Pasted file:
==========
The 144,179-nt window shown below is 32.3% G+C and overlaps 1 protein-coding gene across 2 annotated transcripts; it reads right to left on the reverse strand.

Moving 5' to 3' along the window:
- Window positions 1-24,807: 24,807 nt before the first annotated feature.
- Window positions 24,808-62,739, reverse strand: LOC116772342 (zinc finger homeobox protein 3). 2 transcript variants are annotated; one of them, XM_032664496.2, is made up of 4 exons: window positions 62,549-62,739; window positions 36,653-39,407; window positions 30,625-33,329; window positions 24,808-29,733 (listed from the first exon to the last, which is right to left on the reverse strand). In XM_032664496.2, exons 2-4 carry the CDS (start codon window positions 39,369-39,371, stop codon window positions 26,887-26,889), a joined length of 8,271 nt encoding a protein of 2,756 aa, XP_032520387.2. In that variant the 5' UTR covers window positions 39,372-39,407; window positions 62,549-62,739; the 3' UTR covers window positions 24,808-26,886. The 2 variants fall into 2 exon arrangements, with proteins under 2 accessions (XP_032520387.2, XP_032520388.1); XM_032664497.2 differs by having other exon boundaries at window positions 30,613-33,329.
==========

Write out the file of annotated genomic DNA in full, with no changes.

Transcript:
The 144,179-nt window shown below is 32.3% G+C and overlaps 1 protein-coding gene across 2 annotated transcripts; it reads right to left on the reverse strand.

Moving 5' to 3' along the window:
- Window positions 1-24,807: 24,807 nt before the first annotated feature.
- Window positions 24,808-62,739, reverse strand: LOC116772342 (zinc finger homeobox protein 3). 2 transcript variants are annotated; one of them, XM_032664496.2, is made up of 4 exons: window positions 62,549-62,739; window positions 36,653-39,407; window positions 30,625-33,329; window positions 24,808-29,733 (listed from the first exon to the last, which is right to left on the reverse strand). In XM_032664496.2, exons 2-4 carry the CDS (start codon window positions 39,369-39,371, stop codon window positions 26,887-26,889), a joined length of 8,271 nt encoding a protein of 2,756 aa, XP_032520387.2. In that variant the 5' UTR covers window positions 39,372-39,407; window positions 62,549-62,739; the 3' UTR covers window positions 24,808-26,886. The 2 variants fall into 2 exon arrangements, with proteins under 2 accessions (XP_032520387.2, XP_032520388.1); XM_032664497.2 differs by having other exon boundaries at window positions 30,613-33,329.